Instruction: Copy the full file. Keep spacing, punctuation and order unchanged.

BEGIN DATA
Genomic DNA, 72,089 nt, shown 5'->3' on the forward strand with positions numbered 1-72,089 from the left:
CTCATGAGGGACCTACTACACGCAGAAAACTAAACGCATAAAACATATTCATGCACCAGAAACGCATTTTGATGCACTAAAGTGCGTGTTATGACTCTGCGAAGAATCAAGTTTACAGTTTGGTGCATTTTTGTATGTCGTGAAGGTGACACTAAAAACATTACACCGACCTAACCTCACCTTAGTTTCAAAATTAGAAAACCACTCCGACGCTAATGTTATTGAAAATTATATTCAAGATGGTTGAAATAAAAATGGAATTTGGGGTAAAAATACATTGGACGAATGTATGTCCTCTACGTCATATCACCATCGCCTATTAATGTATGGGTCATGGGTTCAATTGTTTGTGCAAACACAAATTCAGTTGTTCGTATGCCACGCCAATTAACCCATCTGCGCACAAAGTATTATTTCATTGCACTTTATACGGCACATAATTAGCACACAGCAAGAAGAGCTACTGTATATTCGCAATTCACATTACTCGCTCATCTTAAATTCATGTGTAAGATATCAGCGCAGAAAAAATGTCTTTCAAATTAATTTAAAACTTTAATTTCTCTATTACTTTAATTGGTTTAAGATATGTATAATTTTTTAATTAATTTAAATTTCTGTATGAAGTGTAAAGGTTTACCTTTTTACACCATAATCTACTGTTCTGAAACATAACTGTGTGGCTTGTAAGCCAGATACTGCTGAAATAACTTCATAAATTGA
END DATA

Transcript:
Genomic DNA, 72,089 nt, shown 5'->3' on the forward strand with positions numbered 1-72,089 from the left:
CTCATGAGGGACCTACTACACGCAGAAAACTAAACGCATAAAACATATTCATGCACCAGAAACGCATTTTGATGCACTAAAGTGCGTGTTATGACTCTGCGAAGAATCAAGTTTACAGTTTGGTGCATTTTTGTATGTCGTGAAGGTGACACTAAAAACATTACACCGACCTAACCTCACCTTAGTTTCAAAATTAGAAAACCACTCCGACGCTAATGTTATTGAAAATTATATTCAAGATGGTTGAAATAAAAATGGAATTTGGGGTAAAAATACATTGGACGAATGTATGTCCTCTACGTCATATCACCATCGCCTATTAATGTATGGGTCATGGGTTCAATTGTTTGTGCAAACACAAATTCAGTTGTTCGTATGCCACGCCAATTAACCCATCTGCGCACAAAGTATTATTTCATTGCACTTTATACGGCACATAATTAGCACACAGCAAGAAGAGCTACTGTATATTCGCAATTCACATTACTCGCTCATCTTAAATTCATGTGTAAGATATCAGCGCAGAAAAAATGTCTTTCAAATTAATTTAAAACTTTAATTTCTCTATTACTTTAATTGGTTTAAGATATGTATAATTTTTTAATTAATTTAAATTTCTGTATGAAGTGTAAAGGTTTACCTTTTTACACCATAATCTACTGTTCTGAAACATAACTGTGTGGCTTGTAAGCCAGATACTGCTGAAATAACTTCATAAATTGA